There’s nothing comfortable in the artwork of Edgar Heap of Birds. Especially for people whose ancestors came to this continent as settlers.
Heap of Birds has described his art as sharp rocks or weapons that puncture First World worldviews. Some felt the prick of that message on Sept. 16, 2015, at Neechi Commons, an upstairs café in Winnipeg’s North End, as they listened to the world-renowned Cheyenne Arapaho artist—who also goes by his indigenous name, Hock E Aye Vi—speak about art, violence, resistance and reconciliation.
Heap of Birds has exhibited his paintings, drawings and text-based conceptual art in galleries all over the world. But it is his public interventions that tend to raise people’s hackles. In 1996, he designed an eight-metre billboard to advertise an exhibit of indigenous art in Cleveland, Ohio. He drew a grinning caricature of the mascot of the Cleveland Indians baseball team next to the words: “Smile for racism.” The private college funding the exhibit was offended by the design and initially refused to allow the billboards to go up. After the controversy made the local news, the school relented.
On another occasion, Heap of Birds installed a series of signs on California trans-it busses that read, “Syphilis/ Smallpox/ Forced Baptisms/ Mission Gifts/ Ending Native Lives.” He had researched the demise of indigenous people in the area and found they were wiped out by diseases brought by missionaries. Those signs were also censored.
“There’s much violence historically in North America,” Heap of Birds told his Winnipeg audience. “My work has been called political or provocative, but it starts out certainly from the reality of the violence.”
Heap of Birds frequently draws attention to the indigenous victims of colonial history. In one of his text-based pieces he juxtaposed the words “Sand Creek” and “Washita River”—locations where U.S. troops massacred indigenous women and children—with “Sandy Hook,” a reference to the 2012 school shooting. “We have more empathy for the kindergarteners than any children who died at Sand Creek or Washita River,” Heap of Birds said. “We should find empathy in all massacres, whether they are white massacres or native massacres.”
The violence of colonialism isn’t just a thing of the past, though. Heap of Birds uses his art to confront the violence of colonialism against indigenous people that he says continues to this day. “Imperial Canada give back stolen lands,” declared a bus shelter sign Heap of Birds created as part of a series labelled “Insurgent messages for Canada.” Another one asked: “Imperial Canada where is your status card?”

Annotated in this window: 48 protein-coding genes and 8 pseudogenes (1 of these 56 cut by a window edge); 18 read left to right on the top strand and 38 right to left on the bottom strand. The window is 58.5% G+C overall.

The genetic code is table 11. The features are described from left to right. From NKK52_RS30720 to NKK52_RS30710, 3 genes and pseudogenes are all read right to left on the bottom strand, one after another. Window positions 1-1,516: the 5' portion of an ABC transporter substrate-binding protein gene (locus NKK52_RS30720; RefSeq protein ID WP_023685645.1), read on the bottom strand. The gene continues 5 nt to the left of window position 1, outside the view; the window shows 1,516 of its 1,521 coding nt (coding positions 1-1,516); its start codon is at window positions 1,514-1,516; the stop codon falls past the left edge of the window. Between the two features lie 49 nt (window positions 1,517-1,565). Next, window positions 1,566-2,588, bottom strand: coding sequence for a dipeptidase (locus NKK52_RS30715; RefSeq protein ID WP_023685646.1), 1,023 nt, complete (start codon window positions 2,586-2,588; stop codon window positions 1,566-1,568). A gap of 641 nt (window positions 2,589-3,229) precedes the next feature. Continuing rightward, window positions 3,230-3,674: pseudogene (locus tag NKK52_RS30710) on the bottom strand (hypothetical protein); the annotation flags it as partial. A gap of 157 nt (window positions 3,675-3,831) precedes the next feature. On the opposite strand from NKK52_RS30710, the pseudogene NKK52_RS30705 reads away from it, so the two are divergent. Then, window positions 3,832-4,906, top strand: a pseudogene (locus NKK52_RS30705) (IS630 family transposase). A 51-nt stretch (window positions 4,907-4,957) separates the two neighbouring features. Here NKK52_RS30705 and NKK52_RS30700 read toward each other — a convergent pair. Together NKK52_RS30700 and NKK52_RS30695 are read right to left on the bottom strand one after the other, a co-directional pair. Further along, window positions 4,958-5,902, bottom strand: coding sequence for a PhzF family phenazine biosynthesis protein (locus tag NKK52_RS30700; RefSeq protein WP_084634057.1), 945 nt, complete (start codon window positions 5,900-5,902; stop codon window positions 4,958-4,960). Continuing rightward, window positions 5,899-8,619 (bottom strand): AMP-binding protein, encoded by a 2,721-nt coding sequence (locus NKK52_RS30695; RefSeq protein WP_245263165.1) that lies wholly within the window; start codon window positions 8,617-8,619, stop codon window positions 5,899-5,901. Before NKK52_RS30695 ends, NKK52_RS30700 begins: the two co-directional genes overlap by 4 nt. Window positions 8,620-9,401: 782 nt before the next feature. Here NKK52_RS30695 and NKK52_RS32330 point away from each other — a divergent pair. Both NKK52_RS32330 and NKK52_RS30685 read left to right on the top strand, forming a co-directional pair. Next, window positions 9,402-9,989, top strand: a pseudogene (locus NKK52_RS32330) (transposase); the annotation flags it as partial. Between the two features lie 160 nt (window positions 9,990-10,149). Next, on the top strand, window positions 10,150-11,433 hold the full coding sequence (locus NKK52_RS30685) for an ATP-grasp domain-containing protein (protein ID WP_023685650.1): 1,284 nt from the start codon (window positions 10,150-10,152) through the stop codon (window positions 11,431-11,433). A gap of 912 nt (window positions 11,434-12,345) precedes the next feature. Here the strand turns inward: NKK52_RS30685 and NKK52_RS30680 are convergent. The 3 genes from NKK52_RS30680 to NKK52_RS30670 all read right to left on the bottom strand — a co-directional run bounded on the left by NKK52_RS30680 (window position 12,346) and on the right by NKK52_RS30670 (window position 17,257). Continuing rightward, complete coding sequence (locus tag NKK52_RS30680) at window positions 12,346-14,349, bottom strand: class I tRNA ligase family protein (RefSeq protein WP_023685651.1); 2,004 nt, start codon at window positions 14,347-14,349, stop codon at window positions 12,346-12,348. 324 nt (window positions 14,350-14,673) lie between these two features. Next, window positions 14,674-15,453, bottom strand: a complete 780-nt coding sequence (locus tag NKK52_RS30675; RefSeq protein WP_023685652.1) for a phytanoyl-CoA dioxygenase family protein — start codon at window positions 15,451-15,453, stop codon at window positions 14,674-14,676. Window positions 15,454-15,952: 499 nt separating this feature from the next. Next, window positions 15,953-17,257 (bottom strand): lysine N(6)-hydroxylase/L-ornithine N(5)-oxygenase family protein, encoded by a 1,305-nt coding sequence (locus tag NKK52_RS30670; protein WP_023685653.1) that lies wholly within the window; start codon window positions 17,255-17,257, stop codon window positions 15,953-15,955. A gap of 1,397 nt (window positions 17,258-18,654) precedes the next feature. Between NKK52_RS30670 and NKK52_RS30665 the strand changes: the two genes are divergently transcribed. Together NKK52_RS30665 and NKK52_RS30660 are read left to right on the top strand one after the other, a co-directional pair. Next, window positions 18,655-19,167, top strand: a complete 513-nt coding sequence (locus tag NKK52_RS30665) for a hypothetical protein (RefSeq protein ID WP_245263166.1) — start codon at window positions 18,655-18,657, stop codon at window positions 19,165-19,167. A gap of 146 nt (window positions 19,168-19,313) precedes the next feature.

“It was certainly a difficult message for some people to hear, particularly for those for whom this was their first foray into any settler-indigenous relations activity,” said Jeff Friesen, associate pastor of Winnipeg’s Charleswood Mennonite, the congregation that organized the event. “Heap of Birds didn’t hold back at all in his message. . . . I think a lot of people came to this event thinking, ‘Oh neat, an indigenous artist,’ and then it was a lot more than that.”
Friesen said people came up to him afterwards with questions: “Everything from wondering why they needed to be feeling guilty about this, to why does the message have to be so strong?”
But being unsettled is a healthy part of the process, Friesen said. “The language of puncture he kept coming back to was fitting. I think he created good and healthy punctures in people’s lives.”
Maya Janzen, who also attends Charleswood Mennonite and helped organize the event, said her church is looking for ways to respond to the recommendations made by the Truth and Reconciliation Commission. “I really appreciated Edgar’s art,” she said. “It was inspiring, but also challenging and upsetting, and made me feel uncomfortable at times because I recognize how our city and our country and the things that I participate in are part of the colonial structure.”